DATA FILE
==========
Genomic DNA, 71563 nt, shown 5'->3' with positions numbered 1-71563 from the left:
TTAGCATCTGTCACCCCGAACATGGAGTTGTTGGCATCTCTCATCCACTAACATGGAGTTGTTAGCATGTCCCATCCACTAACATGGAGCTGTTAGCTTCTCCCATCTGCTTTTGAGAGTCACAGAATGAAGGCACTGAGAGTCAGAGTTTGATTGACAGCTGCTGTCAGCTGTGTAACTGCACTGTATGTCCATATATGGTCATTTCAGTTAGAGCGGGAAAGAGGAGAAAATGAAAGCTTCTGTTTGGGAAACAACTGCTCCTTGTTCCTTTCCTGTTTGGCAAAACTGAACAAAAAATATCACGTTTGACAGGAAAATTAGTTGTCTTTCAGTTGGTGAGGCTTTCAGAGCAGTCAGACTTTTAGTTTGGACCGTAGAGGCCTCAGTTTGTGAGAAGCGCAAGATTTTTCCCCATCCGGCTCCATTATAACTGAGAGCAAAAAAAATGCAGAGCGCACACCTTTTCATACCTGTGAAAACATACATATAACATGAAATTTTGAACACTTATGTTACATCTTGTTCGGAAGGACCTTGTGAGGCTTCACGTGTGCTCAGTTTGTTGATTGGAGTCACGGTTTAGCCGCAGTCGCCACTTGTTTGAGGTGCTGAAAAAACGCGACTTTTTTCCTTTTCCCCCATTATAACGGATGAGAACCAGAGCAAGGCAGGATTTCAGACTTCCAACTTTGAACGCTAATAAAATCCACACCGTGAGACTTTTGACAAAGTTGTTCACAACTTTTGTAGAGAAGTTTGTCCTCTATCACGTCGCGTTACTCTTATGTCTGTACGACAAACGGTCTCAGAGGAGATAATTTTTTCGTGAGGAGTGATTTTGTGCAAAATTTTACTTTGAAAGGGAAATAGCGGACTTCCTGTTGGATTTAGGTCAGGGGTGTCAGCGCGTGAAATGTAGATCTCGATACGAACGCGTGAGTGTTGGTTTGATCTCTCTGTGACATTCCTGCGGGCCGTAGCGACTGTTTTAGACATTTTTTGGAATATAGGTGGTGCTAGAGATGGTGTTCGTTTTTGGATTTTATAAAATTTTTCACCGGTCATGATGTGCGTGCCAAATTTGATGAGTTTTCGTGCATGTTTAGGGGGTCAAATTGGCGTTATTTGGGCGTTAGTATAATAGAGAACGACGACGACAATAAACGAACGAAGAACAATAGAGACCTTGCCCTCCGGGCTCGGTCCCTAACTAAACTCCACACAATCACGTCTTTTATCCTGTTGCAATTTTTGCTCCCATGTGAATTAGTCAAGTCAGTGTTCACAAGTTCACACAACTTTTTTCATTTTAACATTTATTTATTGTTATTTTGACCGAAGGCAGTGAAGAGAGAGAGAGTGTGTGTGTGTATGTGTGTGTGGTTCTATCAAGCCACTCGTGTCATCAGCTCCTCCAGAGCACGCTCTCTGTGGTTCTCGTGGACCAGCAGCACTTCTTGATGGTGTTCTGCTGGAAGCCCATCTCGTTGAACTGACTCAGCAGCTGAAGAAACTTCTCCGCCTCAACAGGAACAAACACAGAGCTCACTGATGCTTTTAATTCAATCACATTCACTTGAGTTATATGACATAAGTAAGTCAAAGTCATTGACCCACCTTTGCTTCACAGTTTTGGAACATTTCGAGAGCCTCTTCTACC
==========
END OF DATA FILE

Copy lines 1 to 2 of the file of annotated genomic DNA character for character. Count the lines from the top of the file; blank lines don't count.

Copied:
Genomic DNA, 71563 nt, shown 5'->3' with positions numbered 1-71563 from the left:
TTAGCATCTGTCACCCCGAACATGGAGTTGTTGGCATCTCTCATCCACTAACATGGAGTTGTTAGCATGTCCCATCCACTAACATGGAGCTGTTAGCTTCTCCCATCTGCTTTTGAGAGTCACAGAATGAAGGCACTGAGAGTCAGAGTTTGATTGACAGCTGCTGTCAGCTGTGTAACTGCACTGTATGTCCATATATGGTCATTTCAGTTAGAGCGGGAAAGAGGAGAAAATGAAAGCTTCTGTTTGGGAAACAACTGCTCCTTGTTCCTTTCCTGTTTGGCAAAACTGAACAAAAAATATCACGTTTGACAGGAAAATTAGTTGTCTTTCAGTTGGTGAGGCTTTCAGAGCAGTCAGACTTTTAGTTTGGACCGTAGAGGCCTCAGTTTGTGAGAAGCGCAAGATTTTTCCCCATCCGGCTCCATTATAACTGAGAGCAAAAAAAATGCAGAGCGCACACCTTTTCATACCTGTGAAAACATACATATAACATGAAATTTTGAACACTTATGTTACATCTTGTTCGGAAGGACCTTGTGAGGCTTCACGTGTGCTCAGTTTGTTGATTGGAGTCACGGTTTAGCCGCAGTCGCCACTTGTTTGAGGTGCTGAAAAAACGCGACTTTTTTCCTTTTCCCCCATTATAACGGATGAGAACCAGAGCAAGGCAGGATTTCAGACTTCCAACTTTGAACGCTAATAAAATCCACACCGTGAGACTTTTGACAAAGTTGTTCACAACTTTTGTAGAGAAGTTTGTCCTCTATCACGTCGCGTTACTCTTATGTCTGTACGACAAACGGTCTCAGAGGAGATAATTTTTTCGTGAGGAGTGATTTTGTGCAAAATTTTACTTTGAAAGGGAAATAGCGGACTTCCTGTTGGATTTAGGTCAGGGGTGTCAGCGCGTGAAATGTAGATCTCGATACGAACGCGTGAGTGTTGGTTTGATCTCTCTGTGACATTCCTGCGGGCCGTAGCGACTGTTTTAGACATTTTTTGGAATATAGGTGGTGCTAGAGATGGTGTTCGTTTTTGGATTTTATAAAATTTTTCACCGGTCATGATGTGCGTGCCAAATTTGATGAGTTTTCGTGCATGTTTAGGGGGTCAAATTGGCGTTATTTGGGCGTTAGTATAATAGAGAACGACGACGACAATAAACGAACGAAGAACAATAGAGACCTTGCCCTCCGGGCTCGGTCCCTAACTAAACTCCACACAATCACGTCTTTTATCCTGTTGCAATTTTTGCTCCCATGTGAATTAGTCAAGTCAGTGTTCACAAGTTCACACAACTTTTTTCATTTTAACATTTATTTATTGTTATTTTGACCGAAGGCAGTGAAGAGAGAGAGAGTGTGTGTGTGTATGTGTGTGTGGTTCTATCAAGCCACTCGTGTCATCAGCTCCTCCAGAGCACGCTCTCTGTGGTTCTCGTGGACCAGCAGCACTTCTTGATGGTGTTCTGCTGGAAGCCCATCTCGTTGAACTGACTCAGCAGCTGAAGAAACTTCTCCGCCTCAACAGGAACAAACACAGAGCTCACTGATGCTTTTAATTCAATCACATTCACTTGAGTTATATGACATAAGTAAGTCAAAGTCATTGACCCACCTTTGCTTCACAGTTTTGGAACATTTCGAGAGCCTCTTCTACC